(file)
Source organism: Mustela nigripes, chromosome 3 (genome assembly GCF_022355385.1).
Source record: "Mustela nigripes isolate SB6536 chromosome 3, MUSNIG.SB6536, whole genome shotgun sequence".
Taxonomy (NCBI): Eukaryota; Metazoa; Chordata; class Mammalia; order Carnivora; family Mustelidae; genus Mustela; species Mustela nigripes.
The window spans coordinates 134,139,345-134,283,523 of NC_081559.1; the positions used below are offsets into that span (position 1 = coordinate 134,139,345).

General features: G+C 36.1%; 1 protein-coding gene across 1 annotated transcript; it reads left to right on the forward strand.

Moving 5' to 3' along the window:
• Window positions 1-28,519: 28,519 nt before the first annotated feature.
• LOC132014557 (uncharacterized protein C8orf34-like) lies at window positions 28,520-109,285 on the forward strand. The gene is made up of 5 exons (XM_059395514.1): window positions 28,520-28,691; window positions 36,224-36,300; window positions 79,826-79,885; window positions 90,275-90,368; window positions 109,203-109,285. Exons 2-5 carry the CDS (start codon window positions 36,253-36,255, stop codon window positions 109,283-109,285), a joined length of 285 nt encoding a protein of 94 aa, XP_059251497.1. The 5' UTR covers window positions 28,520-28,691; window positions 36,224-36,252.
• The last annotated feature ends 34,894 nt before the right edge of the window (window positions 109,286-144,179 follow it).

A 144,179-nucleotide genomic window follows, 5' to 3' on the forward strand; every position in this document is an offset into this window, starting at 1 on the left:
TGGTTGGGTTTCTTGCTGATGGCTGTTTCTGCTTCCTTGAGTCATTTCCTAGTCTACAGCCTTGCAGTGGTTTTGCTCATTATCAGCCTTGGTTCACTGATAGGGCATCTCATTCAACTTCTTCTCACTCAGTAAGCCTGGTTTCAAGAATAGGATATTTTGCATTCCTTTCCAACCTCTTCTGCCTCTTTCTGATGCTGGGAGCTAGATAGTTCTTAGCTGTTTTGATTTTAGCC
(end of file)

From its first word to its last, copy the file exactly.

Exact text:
Source organism: Mustela nigripes, chromosome 3 (genome assembly GCF_022355385.1).
Source record: "Mustela nigripes isolate SB6536 chromosome 3, MUSNIG.SB6536, whole genome shotgun sequence".
Taxonomy (NCBI): Eukaryota; Metazoa; Chordata; class Mammalia; order Carnivora; family Mustelidae; genus Mustela; species Mustela nigripes.
The window spans coordinates 134,139,345-134,283,523 of NC_081559.1; the positions used below are offsets into that span (position 1 = coordinate 134,139,345).

General features: G+C 36.1%; 1 protein-coding gene across 1 annotated transcript; it reads left to right on the forward strand.

Moving 5' to 3' along the window:
• Window positions 1-28,519: 28,519 nt before the first annotated feature.
• LOC132014557 (uncharacterized protein C8orf34-like) lies at window positions 28,520-109,285 on the forward strand. The gene is made up of 5 exons (XM_059395514.1): window positions 28,520-28,691; window positions 36,224-36,300; window positions 79,826-79,885; window positions 90,275-90,368; window positions 109,203-109,285. Exons 2-5 carry the CDS (start codon window positions 36,253-36,255, stop codon window positions 109,283-109,285), a joined length of 285 nt encoding a protein of 94 aa, XP_059251497.1. The 5' UTR covers window positions 28,520-28,691; window positions 36,224-36,252.
• The last annotated feature ends 34,894 nt before the right edge of the window (window positions 109,286-144,179 follow it).

A 144,179-nucleotide genomic window follows, 5' to 3' on the forward strand; every position in this document is an offset into this window, starting at 1 on the left:
TGGTTGGGTTTCTTGCTGATGGCTGTTTCTGCTTCCTTGAGTCATTTCCTAGTCTACAGCCTTGCAGTGGTTTTGCTCATTATCAGCCTTGGTTCACTGATAGGGCATCTCATTCAACTTCTTCTCACTCAGTAAGCCTGGTTTCAAGAATAGGATATTTTGCATTCCTTTCCAACCTCTTCTGCCTCTTTCTGATGCTGGGAGCTAGATAGTTCTTAGCTGTTTTGATTTTAGCC